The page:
Coming off the poor season, the key to UCLA's 2017 class is easily five-stars Phillips and Holmes. We've said it before: the way McClure and Martin recruited in this class it was as if they were recruiting coming off a 10-2 season. I don't know if there are comparable recruiting achievements by any UCLA coach in the last 20 years compared to what McClure and Martin did with the 2017 class.
#4 -- Get One Elite-Level Defensive Tackle
http://www.scout.com/college/ucla/story/1730565-commitment-analysis-dt-g... got this one taken care of in November when McClure got a commitment from Greg Rogers.
Rogers was UCLA's #1 defensive tackle target, the nation's #7-ranked DT prospect, from Las Vegas (Nev.) Arbor View. It was a huge accomplishment, with UCLA getting an elite DE in Phillips and then an elite inside guy in Rogers.
Again, getting Rogers away from USC was a huge recruiting accomplishment by McClure.
#5 -- Two Starter-Level Linebackers
UCLA missed on its last two linebacker targets on NSD: Levi Jones, the elite prospect from Westlake (Tex.) who picked USC, and Mohamed Sanogo, the Texas inside linebacker prospect that opted for Ole Miss.
UCLA did get a signed NLI from Rahyme Johnson, the four-star from Los Angeles Salesian, and it was a good job of recruiting to get him back on board after he had committed and then decommitted. So, UCLA got half of this recruiting need, thus the sideways arrow.
Looking at the depth chart, it isn't depleted, but it's not brimming either, and two four-star-or-better linebacker prospects were really what it needed here.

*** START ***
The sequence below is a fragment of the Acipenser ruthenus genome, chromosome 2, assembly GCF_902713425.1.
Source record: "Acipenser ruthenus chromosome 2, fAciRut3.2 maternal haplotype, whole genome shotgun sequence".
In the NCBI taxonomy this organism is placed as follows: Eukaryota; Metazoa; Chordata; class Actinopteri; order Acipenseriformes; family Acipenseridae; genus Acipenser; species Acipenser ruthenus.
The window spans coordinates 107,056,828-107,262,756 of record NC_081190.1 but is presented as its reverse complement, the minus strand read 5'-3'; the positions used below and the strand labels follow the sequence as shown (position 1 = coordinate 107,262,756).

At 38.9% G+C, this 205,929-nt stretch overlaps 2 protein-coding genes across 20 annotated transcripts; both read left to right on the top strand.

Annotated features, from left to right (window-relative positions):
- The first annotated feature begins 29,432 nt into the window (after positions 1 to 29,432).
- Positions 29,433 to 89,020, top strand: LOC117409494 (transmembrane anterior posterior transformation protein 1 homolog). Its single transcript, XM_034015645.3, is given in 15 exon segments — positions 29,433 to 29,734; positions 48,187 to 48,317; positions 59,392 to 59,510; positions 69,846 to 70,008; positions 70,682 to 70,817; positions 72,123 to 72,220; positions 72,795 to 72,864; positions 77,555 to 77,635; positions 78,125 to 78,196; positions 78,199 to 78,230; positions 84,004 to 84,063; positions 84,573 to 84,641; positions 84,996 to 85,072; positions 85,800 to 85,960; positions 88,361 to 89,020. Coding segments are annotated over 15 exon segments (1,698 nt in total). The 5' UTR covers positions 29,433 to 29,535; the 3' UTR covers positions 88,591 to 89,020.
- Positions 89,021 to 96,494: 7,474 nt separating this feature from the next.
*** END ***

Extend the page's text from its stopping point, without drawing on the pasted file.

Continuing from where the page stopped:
As you can see with UCLA recruiting, though, there is a trend to take less linebackers and more DBs, since UCLA's defense spends a great deal of time in nickel rather than its base defense. So, in reality, there isn't that big of a need, given UCLA's current LB depth chart. And, as we reported a month ago, Mique Juarez has returned to the program, so that helps linebacker coach Scott White's depth chart considerably. Of course, there is always a worry if Juarez can stay in the program, and what kind of shape he's in by spring and next fall.
#6 -- A Pac-12 Starting-Level QB
We all have now seen this season what impact poor quarterback recruiting can have. With all due respect to Mike Fafaul, last season really emphasized how important it is to have a deep, talented quarterback depth chart. And it's not just about depth; a program needs as many capable quarterbacks as it can manage to optimize its chances of finding a high-level starter.